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Non-trivial band topology and orbital-selective electronic nematicity in a titanium-based kagome superconductor


Electronic nematicity that spontaneously breaks rotational symmetry is a generic phenomenon in correlated quantum systems including high-temperature superconductors and the AV3Sb5 (A can be K, Rb or Cs) family of kagome superconductors. However, the underlying mechanism of nematicity in these systems is hard to identify because of its entanglement with other ordered phases. Recently, a family of titanium-based kagome superconductors ATi3Bi5 have been synthesized, where electronic nematicity occurs in the absence of charge order. It provides a platform to study nematicity in its pure form, as well as its interplay with orbital degrees of freedom. Here we reveal the band topology and orbital characters of the multiorbital RbTi3Bi5. We use polarization-dependent angle-resolved photoemission spectroscopy with density functional theory to identify the coexistence of flat bands, type-II Dirac nodal lines and non-trivial topology in this compound. Our study demonstrates the change in orbital character along the Fermi surface contributed by the kagome bands, implying a strong intrinsic interorbital coupling in the Ti-based kagome metals. Furthermore, doping-dependent measurements uncover the orbital-selective features in the kagome bands, which can be explained by dp hybridization. Hence, interorbital coupling together with dp hybridization is probably the origin of electronic nematicity in ATi3Bi5.

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Fig. 1: Crystal structure and calculated band structure of RbTi3Bi5.
Fig. 2: Polarization-dependent measurements of the kagome bands.
Fig. 3: 2 topological surface states in RbTi3Bi5.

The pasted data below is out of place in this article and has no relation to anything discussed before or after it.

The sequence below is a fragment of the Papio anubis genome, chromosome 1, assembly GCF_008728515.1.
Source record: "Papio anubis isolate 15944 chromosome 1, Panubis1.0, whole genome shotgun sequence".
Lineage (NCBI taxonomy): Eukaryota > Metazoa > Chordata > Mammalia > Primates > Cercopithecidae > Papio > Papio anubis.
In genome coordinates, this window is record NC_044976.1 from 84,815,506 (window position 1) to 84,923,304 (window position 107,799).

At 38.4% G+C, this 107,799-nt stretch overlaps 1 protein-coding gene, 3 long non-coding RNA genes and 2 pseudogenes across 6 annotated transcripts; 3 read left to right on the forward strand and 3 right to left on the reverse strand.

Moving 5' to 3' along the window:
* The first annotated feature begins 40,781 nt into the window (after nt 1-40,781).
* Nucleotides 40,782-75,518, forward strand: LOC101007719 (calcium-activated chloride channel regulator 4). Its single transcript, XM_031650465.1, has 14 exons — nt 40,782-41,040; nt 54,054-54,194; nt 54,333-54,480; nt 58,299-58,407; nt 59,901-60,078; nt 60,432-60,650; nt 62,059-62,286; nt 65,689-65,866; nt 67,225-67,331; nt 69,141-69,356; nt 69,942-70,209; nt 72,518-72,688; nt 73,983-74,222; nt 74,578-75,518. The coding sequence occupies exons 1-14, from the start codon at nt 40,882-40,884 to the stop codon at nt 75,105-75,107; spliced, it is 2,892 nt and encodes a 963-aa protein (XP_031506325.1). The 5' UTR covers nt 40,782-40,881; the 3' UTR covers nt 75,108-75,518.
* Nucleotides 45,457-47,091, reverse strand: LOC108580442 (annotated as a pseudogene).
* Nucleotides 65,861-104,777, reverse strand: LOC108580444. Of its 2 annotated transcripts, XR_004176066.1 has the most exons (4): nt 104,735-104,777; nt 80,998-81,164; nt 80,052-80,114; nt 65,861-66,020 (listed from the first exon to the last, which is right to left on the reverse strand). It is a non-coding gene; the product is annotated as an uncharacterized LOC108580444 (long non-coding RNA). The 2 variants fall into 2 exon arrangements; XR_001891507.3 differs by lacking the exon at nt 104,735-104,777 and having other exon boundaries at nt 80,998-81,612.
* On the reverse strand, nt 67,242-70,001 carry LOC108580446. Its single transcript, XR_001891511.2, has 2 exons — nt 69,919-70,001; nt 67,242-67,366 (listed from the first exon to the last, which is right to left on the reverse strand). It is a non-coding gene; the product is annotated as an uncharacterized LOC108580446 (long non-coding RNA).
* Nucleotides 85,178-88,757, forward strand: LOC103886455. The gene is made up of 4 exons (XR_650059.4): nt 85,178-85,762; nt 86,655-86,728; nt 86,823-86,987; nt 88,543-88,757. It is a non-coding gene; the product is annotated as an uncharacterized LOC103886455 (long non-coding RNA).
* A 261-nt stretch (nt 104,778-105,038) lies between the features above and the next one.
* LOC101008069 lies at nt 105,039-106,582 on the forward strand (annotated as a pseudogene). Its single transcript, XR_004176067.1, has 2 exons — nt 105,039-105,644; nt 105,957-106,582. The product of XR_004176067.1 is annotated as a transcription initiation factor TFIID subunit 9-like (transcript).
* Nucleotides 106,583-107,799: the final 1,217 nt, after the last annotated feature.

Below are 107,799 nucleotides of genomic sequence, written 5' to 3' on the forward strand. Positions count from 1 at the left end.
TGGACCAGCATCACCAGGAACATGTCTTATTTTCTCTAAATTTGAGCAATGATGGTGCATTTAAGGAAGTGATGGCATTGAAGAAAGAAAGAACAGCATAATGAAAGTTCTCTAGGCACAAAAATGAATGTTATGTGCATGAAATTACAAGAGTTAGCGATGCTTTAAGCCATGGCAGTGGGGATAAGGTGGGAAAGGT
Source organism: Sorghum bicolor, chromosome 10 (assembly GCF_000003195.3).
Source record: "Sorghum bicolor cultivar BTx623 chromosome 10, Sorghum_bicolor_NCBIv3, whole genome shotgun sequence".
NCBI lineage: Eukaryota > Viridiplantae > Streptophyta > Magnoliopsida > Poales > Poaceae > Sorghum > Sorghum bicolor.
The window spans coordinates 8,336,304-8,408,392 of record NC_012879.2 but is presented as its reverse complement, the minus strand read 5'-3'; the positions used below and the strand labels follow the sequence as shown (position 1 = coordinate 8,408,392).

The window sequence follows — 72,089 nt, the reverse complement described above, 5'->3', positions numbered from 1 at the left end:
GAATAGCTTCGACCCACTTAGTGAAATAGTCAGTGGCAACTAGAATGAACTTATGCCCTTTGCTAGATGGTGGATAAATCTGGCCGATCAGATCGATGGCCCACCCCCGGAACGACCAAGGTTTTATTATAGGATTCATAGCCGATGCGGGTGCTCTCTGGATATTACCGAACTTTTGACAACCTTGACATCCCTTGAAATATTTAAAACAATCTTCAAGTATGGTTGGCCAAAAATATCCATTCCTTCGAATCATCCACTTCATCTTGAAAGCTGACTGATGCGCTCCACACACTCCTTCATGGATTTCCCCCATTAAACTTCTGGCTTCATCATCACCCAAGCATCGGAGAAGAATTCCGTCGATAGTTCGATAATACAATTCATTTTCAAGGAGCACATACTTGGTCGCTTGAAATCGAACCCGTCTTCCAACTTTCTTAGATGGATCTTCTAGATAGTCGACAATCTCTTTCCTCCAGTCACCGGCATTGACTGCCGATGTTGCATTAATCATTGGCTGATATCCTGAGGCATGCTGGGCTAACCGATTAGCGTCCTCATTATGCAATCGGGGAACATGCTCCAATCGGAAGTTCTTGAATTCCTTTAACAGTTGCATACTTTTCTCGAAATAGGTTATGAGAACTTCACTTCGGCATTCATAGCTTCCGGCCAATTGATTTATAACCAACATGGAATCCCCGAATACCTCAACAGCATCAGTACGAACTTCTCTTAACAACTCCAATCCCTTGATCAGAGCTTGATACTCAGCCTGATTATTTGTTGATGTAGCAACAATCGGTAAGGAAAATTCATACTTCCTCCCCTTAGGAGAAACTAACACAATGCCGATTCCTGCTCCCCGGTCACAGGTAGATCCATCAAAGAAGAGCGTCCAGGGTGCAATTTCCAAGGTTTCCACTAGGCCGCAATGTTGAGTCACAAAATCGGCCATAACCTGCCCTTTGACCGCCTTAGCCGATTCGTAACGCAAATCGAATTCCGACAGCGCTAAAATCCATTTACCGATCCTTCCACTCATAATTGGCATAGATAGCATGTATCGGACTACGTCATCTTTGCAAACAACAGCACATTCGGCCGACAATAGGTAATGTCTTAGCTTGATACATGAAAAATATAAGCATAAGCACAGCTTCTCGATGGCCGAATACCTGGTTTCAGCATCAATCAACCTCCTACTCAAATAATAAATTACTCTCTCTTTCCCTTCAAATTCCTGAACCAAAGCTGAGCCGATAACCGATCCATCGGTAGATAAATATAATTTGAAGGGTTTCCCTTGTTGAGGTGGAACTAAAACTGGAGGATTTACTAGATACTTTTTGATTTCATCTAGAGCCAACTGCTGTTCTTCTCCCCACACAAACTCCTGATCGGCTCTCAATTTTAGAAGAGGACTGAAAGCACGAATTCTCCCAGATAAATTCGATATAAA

Fig. 4: Orbital-selective doping effect and dp hybridization in RbTi3Bi5.

Data availability

All data needed to evaluate the conclusions in the paper are present in the paper and/or the Supplementary Information. All other data that support the findings of this study are available from the corresponding authors upon reasonable request. Source data are provided with this paper.

Code availability

The band structures used in this study are available from the corresponding authors upon reasonable request.


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Work at the Paul Scherrer Institut was supported by the Swiss National Science Foundation under grant no. 200021_188413. X.W. was supported by the National Natural Science Foundation of China (grant no. 12047503). J.M. was supported by the Research Grants Council of Hong Kong via Early Career Scheme (21304023), the Collaborative Research Fund (C6033-22G), the Collaborative Research Equipment Grant (C1018-22E) and the National Natural Science Foundation of China (12104379). J.H. was supported by the Ministry of Science and Technology (grant no. 2022YFA1403901), the National Natural Science Foundation of China (grant no. NSFC-11888101) and the New Cornerstone Foundation.

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Authors and Affiliations



Y.H. and M.S. conceived the ARPES experiments. Z.Z. grew and characterized the crystals with guidance from H.C., H.Y. and H.-J.G. X.W. and C.L. performed the theoretical calculations and analysis with support from A.P.S. and J.H. Y.H. performed the ARPES experiments with help from J.M., M.R. and M.S. Y.Z. and J.L. performed the transport measurements with guidance from X.D. N.C.P. maintained the ARPES facilities at ULTRA, SIS. Y.H. analysed the data. Y.H. and X.W. wrote the paper with inputs from all authors.

Corresponding authors

Correspondence to Yong Hu, Xianxin Wu, Hong-Jun Gao or Ming Shi.

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Supplementary information

Supplementary Information

Supplementary Sections 1–8 and Figs. 1–8.

Source data

Source Data Fig. 1

Magnetic susceptibilities, temperature-dependent resistivity and DFT-calculated band dispersions of RbTi3Bi5.

Source Data Fig. 2

DFT-calculated electronic structure and ARPES spectra for the flat bands.

Source Data Fig. 4

Doping-dependent EDCs and orbital-resolved DFT-calculated band dispersion.

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Hu, Y., Le, C., Zhang, Y. et al. Non-trivial band topology and orbital-selective electronic nematicity in a titanium-based kagome superconductor. Nat. Phys. 19, 1827–1833 (2023).

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